Calculation of vehicle pitch rate and roll rate from acceleration


by serbring
Tags: acceleration, calculation, pitch, rate, roll, vehicle
serbring
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#1
Jan12-10, 04:57 PM
P: 165
I have to estimate the pitch rate and the roll rate of a vehicle, from measured accelerations. I have many three axial accelerometers. How can i accomplish it?
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GRDixon
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#2
Jan13-10, 09:19 AM
P: 250
Quote Quote by serbring View Post
I have to estimate the pitch rate and the roll rate of a vehicle, from measured accelerations. I have many three axial accelerometers. How can i accomplish it?
For pitch, you might place an acc. in the nose, at the center of mass, and in the tail, and analyze on that basis. Similarly, for roll an acc. in each wing tip and one at the cm might be worth considering. Of course you need your aircraft's dimensions in order to translate linear accelerations into angular velocities, etc.
serbring
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#3
Jan13-10, 10:59 AM
P: 165
Quote Quote by GRDixon View Post
For pitch, you might place an acc. in the nose, at the center of mass, and in the tail, and analyze on that basis. Similarly, for roll an acc. in each wing tip and one at the cm might be worth considering. Of course you need your aircraft's dimensions in order to translate linear accelerations into angular velocities, etc.
i have to measuring these quantities in a vehicle for measuring the roll rate and pitch rate inducted from the road roughness. Moreover i don't know where the centre of mass is placed, and also it isn't possibile to place accelerometer in that point. Does your methodology work the same one?

rcgldr
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#4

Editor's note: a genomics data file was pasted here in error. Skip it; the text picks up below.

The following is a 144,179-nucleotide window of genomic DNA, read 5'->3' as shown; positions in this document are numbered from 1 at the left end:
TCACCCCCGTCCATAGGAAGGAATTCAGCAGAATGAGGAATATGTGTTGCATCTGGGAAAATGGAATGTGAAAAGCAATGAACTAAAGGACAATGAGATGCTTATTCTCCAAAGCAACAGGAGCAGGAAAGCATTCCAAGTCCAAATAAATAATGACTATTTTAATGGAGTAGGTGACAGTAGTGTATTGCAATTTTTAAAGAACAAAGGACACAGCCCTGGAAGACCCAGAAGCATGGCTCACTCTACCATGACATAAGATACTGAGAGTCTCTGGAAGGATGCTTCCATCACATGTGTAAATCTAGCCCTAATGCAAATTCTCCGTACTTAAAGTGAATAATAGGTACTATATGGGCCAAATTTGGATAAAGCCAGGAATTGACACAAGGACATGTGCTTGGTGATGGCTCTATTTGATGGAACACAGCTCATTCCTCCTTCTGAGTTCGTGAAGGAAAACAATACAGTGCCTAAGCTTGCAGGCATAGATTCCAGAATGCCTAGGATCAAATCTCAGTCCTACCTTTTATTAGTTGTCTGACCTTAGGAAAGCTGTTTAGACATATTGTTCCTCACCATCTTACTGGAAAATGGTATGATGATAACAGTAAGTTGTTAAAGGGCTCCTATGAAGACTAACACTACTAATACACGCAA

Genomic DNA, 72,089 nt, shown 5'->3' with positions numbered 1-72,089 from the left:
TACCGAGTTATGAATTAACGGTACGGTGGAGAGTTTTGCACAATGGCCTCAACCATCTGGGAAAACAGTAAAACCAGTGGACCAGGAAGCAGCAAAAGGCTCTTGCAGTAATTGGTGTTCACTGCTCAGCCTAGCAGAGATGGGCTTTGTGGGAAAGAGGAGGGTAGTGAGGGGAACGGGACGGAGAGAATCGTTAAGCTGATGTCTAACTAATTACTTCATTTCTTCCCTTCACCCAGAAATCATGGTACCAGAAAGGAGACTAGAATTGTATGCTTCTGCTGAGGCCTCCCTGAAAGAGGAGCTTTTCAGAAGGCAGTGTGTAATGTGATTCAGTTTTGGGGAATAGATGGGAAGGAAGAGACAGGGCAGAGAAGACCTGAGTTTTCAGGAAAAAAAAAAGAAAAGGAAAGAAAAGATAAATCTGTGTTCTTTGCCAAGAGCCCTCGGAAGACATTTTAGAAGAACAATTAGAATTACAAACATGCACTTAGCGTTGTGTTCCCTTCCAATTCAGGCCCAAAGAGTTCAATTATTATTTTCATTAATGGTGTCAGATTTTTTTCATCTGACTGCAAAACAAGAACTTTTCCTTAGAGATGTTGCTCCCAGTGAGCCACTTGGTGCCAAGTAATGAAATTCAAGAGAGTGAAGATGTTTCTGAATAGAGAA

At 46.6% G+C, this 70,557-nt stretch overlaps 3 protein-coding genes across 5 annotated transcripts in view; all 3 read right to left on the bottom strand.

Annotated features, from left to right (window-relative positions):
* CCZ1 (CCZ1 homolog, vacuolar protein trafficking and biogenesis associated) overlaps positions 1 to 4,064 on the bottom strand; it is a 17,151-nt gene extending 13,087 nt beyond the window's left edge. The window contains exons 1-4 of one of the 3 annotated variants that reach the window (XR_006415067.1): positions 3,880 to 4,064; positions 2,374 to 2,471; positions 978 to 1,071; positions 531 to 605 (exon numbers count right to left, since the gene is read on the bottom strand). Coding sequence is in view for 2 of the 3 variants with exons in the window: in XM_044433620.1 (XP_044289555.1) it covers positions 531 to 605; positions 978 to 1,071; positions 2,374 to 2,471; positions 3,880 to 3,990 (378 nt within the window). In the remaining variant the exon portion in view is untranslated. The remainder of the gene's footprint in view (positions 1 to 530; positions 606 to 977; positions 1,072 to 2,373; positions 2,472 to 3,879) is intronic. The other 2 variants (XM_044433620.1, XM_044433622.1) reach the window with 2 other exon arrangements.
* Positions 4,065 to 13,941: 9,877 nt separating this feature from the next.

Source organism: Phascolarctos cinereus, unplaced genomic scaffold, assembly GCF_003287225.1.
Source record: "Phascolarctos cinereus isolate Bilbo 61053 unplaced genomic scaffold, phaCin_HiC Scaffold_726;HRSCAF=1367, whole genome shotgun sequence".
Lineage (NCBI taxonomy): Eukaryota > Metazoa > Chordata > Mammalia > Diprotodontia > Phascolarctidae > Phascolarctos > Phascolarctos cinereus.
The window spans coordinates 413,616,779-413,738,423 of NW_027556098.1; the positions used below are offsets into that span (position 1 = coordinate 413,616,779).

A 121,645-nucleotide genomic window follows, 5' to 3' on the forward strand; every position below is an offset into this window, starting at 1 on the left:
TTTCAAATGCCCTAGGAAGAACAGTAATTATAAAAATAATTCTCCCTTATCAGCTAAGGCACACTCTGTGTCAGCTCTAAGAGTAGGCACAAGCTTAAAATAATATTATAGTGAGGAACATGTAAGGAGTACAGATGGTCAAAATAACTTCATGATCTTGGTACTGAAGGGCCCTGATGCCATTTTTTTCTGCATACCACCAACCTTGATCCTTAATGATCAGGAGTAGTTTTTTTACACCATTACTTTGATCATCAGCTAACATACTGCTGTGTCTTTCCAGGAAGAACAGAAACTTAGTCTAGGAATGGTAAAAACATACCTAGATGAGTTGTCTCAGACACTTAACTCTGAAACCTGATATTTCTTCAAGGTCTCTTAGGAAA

Jan13-10, 11:42 AM
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Calculation of vehicle pitch rate and roll rate from acceleration


If these are "axial" accelerometers, than placement doesn't matter, as long as you get the "axis" of the accelertometers aligned with the desired axis, pitch, roll, yaw. You wouldn't need to calculate anything, just convert the outputs of the "axial" accelerometers into a rate such as radians / second. Radio control helicopter generally use silicon based "gyros" which include axial accelerometers in the form of a vibrating component that varies electrical output based on rate of rotation.
Bob S
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#5
Jan13-10, 03:23 PM
P: 4,664
For an accelerating automobile, the torque in the propeller shaft (into the differential) creates an axial pitch (torque). For a propeller plane, the prop torque (power/radians per sec) may create a pitch also.
Bob S
serbring
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#6
Jan14-10, 05:08 PM
P: 165
Quote Quote by Jeff Reid View Post
If these are "axial" accelerometers, than placement doesn't matter, as long as you get the "axis" of the accelertometers aligned with the desired axis, pitch, roll, yaw. You wouldn't need to calculate anything, just convert the outputs of the "axial" accelerometers into a rate such as radians / second. Radio control helicopter generally use silicon based "gyros" which include axial accelerometers in the form of a vibrating component that varies electrical output based on rate of rotation.
thank you. I have understand. A question, if i can't align the accelerometers with the desired axis, how can measure the pitch rate? I ask you this only for better comprehension of the vehicle dynamic
Bob S
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#7
Jan14-10, 09:59 PM
P: 4,664
Quote Quote by serbring View Post